Main Article Content
adipose tissue, liposuction, lipofilling, adipose-derived stem cells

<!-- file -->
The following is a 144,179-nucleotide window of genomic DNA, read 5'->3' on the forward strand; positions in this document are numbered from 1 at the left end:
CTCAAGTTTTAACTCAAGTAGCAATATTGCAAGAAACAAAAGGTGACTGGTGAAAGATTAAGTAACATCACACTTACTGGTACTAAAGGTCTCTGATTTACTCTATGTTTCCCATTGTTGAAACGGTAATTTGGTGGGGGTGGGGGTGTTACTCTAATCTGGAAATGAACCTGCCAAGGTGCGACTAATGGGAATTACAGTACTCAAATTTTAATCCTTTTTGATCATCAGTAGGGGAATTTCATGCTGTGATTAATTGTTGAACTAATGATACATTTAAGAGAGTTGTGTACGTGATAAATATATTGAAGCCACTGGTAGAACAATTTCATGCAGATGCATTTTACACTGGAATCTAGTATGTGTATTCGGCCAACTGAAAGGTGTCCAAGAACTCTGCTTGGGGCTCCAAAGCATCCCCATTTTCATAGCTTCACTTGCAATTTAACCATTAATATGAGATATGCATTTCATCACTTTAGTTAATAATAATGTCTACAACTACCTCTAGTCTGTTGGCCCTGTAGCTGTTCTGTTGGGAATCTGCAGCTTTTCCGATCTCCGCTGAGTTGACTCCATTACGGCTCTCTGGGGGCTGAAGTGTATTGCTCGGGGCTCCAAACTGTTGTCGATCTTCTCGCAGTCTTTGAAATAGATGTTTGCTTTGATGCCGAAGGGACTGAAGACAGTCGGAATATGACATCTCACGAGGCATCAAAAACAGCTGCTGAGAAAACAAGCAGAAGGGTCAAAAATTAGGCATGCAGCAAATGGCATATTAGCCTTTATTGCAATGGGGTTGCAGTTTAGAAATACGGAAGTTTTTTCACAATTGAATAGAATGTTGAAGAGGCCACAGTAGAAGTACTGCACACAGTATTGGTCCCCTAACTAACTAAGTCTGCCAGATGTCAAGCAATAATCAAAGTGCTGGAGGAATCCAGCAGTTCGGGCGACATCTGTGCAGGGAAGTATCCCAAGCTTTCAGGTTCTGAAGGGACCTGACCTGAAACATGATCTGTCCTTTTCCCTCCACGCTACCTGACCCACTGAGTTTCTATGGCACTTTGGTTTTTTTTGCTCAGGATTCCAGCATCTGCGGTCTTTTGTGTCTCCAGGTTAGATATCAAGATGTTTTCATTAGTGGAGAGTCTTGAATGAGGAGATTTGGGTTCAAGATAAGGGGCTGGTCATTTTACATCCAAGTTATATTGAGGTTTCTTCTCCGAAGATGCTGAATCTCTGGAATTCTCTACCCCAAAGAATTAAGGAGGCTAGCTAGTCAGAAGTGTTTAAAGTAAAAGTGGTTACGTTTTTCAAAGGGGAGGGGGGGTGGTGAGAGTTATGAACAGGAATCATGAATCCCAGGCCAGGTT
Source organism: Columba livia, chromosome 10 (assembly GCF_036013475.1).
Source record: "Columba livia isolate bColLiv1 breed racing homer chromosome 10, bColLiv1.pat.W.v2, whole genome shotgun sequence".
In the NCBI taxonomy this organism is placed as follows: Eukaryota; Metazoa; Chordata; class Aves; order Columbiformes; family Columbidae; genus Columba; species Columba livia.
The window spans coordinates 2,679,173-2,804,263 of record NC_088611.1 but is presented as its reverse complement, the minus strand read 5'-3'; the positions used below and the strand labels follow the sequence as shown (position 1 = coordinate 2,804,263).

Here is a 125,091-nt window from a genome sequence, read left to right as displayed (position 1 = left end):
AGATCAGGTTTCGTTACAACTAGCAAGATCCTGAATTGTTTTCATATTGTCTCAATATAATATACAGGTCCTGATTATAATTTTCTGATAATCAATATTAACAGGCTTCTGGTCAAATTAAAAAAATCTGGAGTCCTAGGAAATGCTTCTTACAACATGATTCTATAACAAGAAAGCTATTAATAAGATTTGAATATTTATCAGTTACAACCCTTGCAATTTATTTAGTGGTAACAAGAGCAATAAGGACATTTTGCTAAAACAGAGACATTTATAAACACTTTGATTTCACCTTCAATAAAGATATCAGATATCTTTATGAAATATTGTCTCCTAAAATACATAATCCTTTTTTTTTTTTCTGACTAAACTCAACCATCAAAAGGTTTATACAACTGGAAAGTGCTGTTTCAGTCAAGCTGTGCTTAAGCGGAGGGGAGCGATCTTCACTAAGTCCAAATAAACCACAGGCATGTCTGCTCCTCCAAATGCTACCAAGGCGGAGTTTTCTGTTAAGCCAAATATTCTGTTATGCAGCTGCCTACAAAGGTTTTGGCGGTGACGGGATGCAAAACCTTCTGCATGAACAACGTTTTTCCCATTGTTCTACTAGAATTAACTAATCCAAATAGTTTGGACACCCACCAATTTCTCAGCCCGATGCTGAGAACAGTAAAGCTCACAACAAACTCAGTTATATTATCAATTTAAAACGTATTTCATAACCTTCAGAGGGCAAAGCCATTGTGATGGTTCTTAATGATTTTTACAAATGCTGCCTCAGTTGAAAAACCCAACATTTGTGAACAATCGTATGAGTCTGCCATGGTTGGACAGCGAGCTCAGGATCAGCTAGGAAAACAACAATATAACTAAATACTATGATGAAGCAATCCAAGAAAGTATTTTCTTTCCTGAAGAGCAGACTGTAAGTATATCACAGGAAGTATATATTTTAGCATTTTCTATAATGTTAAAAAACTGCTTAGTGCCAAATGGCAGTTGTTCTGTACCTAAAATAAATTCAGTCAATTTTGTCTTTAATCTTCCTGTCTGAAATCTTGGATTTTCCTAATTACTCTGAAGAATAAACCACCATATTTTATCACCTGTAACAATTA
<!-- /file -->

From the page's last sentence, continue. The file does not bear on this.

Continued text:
Background and aim of the work: Adipose tissue is an organ of energy storage, an endocrine organ, a soft tissue ﬁller and a cosmetically unnecessary tissue discarded by liposuction. Liposuction was designed to correct unaesthetic deposits of subcutaneous fat; it produces satisfactory silhouette contouring when performed by appropriately trained operators using properly selected technologies. However, from lipoaspirate it is possible to obtain autologous fat graft and adipose-derived stem cells (ASCs) for reconstructive surgery and regenerative medicine. Autologous fat transplantation uses include the correction of body contour, malformations and post-surgical outcomes. The regenerative properties of ASCs allow treating damaged tissues such as wounds, burns, scars and radiodermatitis. The aim of this study was to perform a literature review highlighting the crucial role of adipose tissue in plastic and reconstructive surgery, from liposuction to lipofilling and ASCs, exposing the indications, procedures and complications of these surgical techniques. Methods: Literature review of publications concerning liposuction, lipofilling and adipose-derived stem cells (ASCS). Results: The introduction of liposuction allowed the use of adipose tissue for many clinical uses. The adipose tissue filling properties have been highlighted by the advent of lipofilling. The regenerative properties evidence of autologous fat transplantation encouraged the research on the clinical use of ASCs. Conclusions: Adipose tissue is not only the main energy storage of our body but also an important source of stem cells that can be used in various fields of regenerative medicine and tissue engineering with encouraging results for the future.